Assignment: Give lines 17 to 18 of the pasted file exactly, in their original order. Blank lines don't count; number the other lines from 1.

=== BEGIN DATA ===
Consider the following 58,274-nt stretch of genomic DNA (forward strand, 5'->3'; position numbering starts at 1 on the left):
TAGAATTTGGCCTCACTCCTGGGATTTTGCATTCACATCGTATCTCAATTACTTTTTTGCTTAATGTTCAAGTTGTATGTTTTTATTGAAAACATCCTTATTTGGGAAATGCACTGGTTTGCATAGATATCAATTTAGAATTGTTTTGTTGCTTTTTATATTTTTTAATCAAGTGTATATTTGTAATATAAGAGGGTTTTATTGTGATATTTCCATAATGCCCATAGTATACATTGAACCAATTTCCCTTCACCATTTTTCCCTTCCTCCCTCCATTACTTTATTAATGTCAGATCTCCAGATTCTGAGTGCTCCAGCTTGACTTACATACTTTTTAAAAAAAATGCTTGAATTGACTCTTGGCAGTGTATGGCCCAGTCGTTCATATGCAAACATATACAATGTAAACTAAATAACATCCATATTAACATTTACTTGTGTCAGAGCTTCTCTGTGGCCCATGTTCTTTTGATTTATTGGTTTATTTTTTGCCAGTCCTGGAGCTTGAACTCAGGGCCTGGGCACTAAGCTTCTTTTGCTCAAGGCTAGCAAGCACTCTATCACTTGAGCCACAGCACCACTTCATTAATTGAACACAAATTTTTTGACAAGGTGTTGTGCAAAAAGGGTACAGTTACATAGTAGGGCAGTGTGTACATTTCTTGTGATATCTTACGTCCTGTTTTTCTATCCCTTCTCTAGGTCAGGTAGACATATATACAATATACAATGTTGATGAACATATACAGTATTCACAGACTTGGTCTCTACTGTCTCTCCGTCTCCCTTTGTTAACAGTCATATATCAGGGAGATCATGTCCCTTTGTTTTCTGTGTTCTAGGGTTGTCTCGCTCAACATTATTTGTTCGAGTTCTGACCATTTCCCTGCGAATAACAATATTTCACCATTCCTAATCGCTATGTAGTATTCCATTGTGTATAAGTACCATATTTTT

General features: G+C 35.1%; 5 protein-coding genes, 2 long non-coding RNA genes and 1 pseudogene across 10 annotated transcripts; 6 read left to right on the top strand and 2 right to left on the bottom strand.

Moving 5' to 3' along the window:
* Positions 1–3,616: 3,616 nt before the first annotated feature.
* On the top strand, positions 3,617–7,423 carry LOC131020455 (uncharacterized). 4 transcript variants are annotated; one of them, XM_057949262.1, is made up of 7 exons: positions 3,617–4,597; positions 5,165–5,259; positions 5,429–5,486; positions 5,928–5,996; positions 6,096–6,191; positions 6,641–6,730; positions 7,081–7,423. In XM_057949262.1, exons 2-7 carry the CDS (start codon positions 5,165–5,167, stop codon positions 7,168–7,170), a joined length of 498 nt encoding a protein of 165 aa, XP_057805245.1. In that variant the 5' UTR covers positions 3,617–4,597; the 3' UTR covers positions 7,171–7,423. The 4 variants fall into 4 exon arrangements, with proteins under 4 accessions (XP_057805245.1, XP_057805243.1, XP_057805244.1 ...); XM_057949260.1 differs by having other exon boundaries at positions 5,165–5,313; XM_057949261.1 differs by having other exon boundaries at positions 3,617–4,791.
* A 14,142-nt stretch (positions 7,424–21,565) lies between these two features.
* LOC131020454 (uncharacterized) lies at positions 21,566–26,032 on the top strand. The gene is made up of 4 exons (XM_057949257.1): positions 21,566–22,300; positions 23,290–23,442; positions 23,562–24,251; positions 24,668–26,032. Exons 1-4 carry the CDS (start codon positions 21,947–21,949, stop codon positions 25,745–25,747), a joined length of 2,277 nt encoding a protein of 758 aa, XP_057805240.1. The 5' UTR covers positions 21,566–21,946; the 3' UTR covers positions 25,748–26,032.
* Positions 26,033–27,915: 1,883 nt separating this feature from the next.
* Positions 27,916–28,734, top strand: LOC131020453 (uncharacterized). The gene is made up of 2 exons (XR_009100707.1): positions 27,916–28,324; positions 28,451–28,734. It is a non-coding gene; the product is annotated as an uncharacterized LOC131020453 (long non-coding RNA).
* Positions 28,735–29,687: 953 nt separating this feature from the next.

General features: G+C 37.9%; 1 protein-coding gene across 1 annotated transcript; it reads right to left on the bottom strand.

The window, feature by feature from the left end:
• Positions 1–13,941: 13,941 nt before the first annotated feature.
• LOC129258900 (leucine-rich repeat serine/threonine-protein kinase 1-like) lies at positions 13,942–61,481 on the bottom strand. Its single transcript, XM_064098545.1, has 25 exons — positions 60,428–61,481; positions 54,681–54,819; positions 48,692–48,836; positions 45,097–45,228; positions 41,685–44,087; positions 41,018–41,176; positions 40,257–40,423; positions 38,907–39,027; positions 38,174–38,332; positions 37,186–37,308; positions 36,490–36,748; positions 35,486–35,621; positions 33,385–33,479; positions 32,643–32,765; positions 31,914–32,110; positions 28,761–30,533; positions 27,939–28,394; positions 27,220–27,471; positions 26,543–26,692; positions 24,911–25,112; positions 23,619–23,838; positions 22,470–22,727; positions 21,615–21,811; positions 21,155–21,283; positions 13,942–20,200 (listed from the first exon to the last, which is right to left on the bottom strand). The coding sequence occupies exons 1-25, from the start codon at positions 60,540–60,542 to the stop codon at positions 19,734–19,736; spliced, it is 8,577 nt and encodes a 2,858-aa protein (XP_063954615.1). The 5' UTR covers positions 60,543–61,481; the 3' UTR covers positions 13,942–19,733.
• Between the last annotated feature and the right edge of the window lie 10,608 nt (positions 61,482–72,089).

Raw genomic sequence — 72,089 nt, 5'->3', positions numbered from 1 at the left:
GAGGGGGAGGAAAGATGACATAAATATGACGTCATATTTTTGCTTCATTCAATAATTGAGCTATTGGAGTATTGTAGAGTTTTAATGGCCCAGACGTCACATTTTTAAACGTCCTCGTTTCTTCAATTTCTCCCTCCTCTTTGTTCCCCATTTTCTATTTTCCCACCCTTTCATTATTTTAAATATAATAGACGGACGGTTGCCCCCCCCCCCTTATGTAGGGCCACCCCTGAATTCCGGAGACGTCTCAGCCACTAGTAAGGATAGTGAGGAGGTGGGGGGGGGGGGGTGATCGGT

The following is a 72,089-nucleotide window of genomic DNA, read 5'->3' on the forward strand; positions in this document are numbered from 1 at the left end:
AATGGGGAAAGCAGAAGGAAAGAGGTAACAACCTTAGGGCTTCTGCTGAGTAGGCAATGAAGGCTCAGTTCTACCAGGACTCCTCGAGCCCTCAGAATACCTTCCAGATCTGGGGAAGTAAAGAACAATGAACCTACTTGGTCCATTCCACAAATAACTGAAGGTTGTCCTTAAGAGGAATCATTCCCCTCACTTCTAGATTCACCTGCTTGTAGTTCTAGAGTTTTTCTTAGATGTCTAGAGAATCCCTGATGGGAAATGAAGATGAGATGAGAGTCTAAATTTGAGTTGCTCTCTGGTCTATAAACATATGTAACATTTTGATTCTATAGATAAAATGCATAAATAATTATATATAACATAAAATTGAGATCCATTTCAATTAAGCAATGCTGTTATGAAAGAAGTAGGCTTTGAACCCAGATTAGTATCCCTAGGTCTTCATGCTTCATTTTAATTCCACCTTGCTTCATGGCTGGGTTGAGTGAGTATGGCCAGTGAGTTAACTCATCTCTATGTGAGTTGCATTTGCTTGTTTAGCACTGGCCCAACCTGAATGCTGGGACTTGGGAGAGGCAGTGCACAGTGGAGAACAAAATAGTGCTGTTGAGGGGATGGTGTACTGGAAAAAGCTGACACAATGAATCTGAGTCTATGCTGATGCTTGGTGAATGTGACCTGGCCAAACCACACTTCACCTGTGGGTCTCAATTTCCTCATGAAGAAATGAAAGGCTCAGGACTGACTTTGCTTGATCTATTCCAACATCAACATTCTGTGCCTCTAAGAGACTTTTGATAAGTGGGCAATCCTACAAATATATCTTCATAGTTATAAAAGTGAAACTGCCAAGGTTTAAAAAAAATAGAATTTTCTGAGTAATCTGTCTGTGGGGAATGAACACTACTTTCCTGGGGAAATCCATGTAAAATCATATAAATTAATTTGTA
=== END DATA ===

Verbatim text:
Raw genomic sequence — 72,089 nt, 5'->3', positions numbered from 1 at the left:
GAGGGGGAGGAAAGATGACATAAATATGACGTCATATTTTTGCTTCATTCAATAATTGAGCTATTGGAGTATTGTAGAGTTTTAATGGCCCAGACGTCACATTTTTAAACGTCCTCGTTTCTTCAATTTCTCCCTCCTCTTTGTTCCCCATTTTCTATTTTCCCACCCTTTCATTATTTTAAATATAATAGACGGACGGTTGCCCCCCCCCCCTTATGTAGGGCCACCCCTGAATTCCGGAGACGTCTCAGCCACTAGTAAGGATAGTGAGGAGGTGGGGGGGGGGGGGTGATCGGT